"Dreams come true" could be the 2012 motto for the Italian Taekwondo Federation, or FITA. It was a campaign made of gold – like the medal awarded to Carlo Molfetta at the London Olympic Games, and it was a destination reached after a long and difficult journey – like the rocky road Italian taekwondo has travelled.
In the 1960s, taekwondo, a then-unknown martial art, stepped uncertainly onto the global sports field. The odds were stacked against it and for decades, it was considered a "minor" discipline in Italy, where sport is all about football and F1. Nonetheless, it grew, year by year, and now that the public has recognized our London results – well, taekwondo is poised to enter the privileged "inner circle" of Italian sports.
Today, the Italian Taekwondo Federation can look back with a smile, strong and confident after our London success, where two athletes competed and two athletes came home with medals. Mauro Sarmiento, who had won silver in Beijing four years earlier, earned a bronze medal in London, and Molfetta took the gold, indicating that the potential in Italian taekwondo exists, 100 percent. The public now know, and talk about our Olympic champions, Molfetta and Sarmiento.
Based on these wins, our federation President Sun-jae Park and Secretary Angelo Cito, have been encouraged to accelerate their efforts. Associations are in full bloom, very young athletes are getting involved, and popularity is growing.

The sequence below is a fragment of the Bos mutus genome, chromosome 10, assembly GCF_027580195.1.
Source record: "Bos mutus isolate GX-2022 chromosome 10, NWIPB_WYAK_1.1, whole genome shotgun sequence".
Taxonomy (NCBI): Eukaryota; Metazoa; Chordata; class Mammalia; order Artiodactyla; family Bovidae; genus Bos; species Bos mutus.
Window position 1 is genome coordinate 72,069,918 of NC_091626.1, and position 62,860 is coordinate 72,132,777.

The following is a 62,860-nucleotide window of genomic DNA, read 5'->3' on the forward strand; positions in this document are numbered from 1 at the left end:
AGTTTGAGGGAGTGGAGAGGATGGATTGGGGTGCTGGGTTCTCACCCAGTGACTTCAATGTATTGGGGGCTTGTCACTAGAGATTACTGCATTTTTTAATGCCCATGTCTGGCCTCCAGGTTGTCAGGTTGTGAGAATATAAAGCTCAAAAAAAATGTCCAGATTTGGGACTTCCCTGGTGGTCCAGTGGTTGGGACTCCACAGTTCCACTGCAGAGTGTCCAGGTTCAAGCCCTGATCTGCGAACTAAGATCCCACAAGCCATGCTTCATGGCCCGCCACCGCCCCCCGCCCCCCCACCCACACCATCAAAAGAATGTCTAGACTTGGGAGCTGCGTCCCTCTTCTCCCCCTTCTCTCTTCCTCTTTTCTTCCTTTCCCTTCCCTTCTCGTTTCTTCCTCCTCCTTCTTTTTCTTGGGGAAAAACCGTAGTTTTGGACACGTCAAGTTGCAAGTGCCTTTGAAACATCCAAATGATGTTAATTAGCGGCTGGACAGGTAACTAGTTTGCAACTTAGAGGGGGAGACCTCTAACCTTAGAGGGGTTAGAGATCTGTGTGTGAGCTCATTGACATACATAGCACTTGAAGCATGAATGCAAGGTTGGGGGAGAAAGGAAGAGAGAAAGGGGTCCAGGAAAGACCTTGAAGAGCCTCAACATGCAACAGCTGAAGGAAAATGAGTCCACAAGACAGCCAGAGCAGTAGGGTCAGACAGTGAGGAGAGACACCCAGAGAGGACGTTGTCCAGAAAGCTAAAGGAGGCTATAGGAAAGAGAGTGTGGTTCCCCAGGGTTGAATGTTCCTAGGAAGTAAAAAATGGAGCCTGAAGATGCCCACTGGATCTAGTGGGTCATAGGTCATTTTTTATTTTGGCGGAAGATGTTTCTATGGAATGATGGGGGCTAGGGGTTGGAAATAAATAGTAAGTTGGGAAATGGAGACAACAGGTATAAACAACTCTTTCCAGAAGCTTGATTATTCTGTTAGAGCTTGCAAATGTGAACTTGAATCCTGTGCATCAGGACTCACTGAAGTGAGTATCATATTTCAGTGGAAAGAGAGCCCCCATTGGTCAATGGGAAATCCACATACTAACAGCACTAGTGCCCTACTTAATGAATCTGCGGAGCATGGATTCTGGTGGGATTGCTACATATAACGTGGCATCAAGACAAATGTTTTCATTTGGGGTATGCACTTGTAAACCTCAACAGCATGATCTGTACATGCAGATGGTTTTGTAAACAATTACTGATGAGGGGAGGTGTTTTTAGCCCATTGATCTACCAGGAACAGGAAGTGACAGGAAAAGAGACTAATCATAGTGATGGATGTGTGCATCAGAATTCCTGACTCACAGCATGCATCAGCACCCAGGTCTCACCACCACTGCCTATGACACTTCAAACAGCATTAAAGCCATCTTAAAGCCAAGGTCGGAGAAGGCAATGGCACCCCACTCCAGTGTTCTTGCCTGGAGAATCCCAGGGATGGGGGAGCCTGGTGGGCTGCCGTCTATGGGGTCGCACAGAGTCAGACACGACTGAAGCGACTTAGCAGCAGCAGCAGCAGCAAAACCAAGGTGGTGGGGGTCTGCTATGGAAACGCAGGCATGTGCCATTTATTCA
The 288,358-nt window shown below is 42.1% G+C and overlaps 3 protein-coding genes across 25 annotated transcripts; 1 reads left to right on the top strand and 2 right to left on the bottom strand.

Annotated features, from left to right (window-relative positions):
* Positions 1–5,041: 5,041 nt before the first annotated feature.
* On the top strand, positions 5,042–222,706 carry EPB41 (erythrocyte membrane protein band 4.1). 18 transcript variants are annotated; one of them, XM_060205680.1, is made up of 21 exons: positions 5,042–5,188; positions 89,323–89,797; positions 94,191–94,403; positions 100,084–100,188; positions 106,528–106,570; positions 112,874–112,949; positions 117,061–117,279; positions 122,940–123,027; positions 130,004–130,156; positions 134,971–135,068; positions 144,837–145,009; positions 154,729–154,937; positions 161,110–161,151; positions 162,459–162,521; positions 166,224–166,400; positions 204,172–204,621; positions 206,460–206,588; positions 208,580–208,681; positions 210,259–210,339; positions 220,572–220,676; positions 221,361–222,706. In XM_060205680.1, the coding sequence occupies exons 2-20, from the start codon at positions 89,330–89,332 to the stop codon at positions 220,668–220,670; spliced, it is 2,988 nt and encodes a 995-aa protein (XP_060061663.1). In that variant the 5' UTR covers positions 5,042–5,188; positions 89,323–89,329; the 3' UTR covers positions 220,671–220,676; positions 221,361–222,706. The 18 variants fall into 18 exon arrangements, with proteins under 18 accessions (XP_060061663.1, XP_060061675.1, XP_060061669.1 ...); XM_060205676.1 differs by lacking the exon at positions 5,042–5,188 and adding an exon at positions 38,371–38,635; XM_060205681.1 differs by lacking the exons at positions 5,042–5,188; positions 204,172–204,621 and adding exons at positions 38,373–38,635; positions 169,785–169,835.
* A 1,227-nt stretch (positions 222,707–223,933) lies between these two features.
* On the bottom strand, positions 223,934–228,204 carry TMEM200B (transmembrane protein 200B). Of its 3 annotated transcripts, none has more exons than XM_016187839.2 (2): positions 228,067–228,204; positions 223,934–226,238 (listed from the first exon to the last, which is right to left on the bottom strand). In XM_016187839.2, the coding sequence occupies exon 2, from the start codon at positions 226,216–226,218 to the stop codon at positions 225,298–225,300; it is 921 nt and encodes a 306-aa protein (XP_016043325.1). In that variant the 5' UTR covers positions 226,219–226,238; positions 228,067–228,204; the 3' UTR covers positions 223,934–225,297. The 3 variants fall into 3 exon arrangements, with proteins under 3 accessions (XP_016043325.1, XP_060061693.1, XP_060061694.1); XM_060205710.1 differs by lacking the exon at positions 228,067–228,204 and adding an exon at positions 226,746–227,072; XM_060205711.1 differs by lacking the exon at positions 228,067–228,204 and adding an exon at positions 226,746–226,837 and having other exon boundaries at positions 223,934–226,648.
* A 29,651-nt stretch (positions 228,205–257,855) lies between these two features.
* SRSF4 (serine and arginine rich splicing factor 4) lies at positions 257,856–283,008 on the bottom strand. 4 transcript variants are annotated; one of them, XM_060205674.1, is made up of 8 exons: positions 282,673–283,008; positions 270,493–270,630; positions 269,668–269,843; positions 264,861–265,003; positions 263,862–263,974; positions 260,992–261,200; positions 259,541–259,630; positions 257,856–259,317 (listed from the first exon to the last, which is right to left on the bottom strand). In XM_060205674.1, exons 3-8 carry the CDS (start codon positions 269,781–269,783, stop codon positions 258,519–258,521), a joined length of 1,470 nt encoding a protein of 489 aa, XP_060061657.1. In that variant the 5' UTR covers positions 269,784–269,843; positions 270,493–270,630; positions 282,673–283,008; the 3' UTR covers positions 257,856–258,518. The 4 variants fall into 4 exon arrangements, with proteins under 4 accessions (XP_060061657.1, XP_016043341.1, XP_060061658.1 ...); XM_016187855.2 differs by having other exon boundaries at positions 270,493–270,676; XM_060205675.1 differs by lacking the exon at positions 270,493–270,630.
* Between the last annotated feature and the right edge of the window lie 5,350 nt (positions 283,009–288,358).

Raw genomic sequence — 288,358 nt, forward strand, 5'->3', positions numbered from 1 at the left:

However, not many people know that behind the Olympic medals lies a great deal of hard work. The hidden work of regional associations, backed up by the national federation, has included a number of campaigns and projects. One of these was dedicated to children, who became taekwondo athletes thanks to inspiration from the popular comic strip characters "Kim & Liu." Following the success of this strip, every year FITA organizes a tournament: About 1,000 kids gather in Rome and wear the clothes of their little heroes.
And that's not all. Administrative staff have expanded. Day after day, our administrators use their experience and professionalism so that FITA can reach the same level as bigger federations, which, due to their number of athletes and their better resources, we used to take as role models. Today, FITA counts 20,000 individuals and 500 associations as full members. Our members, from the youngest to the oldest, are our biggest incentive to go on and reach further, both on the na- tional and international levels.
The WTF has acknowledged our results and honored the federation with the assignment of responsible roles in its institutional structure. Sun-jae Park is a WTF vice-president, while Angelo Cito is a member of the Executive Committee and chairman of the Technical Committee of the European Taekwondo Union (ETU).
Believing our best times are still to come, we have set a new goal and challenge: to break through at the very highest levels. From the Olympic perspective, our work is already focused on the next Summer Games in Rio in 2016, but we can't forget international contests where the Italian team have obtained brilliant results, allowing the federation to become a main actor in the different categories at the global level.
Our secret for success is, above all, a great deal of passion, especially at a time when all Italian sports are being buffeted by the economic crisis. There's a new desire to win, and as Giovanni Malagò (who succeeded Gianni Petrucci as president of the Italian National Olympic Committee, the federation of all federations) put it when elected: "The sport of the future should act as a guide for the whole country."
Taekwondo claims to be that guide.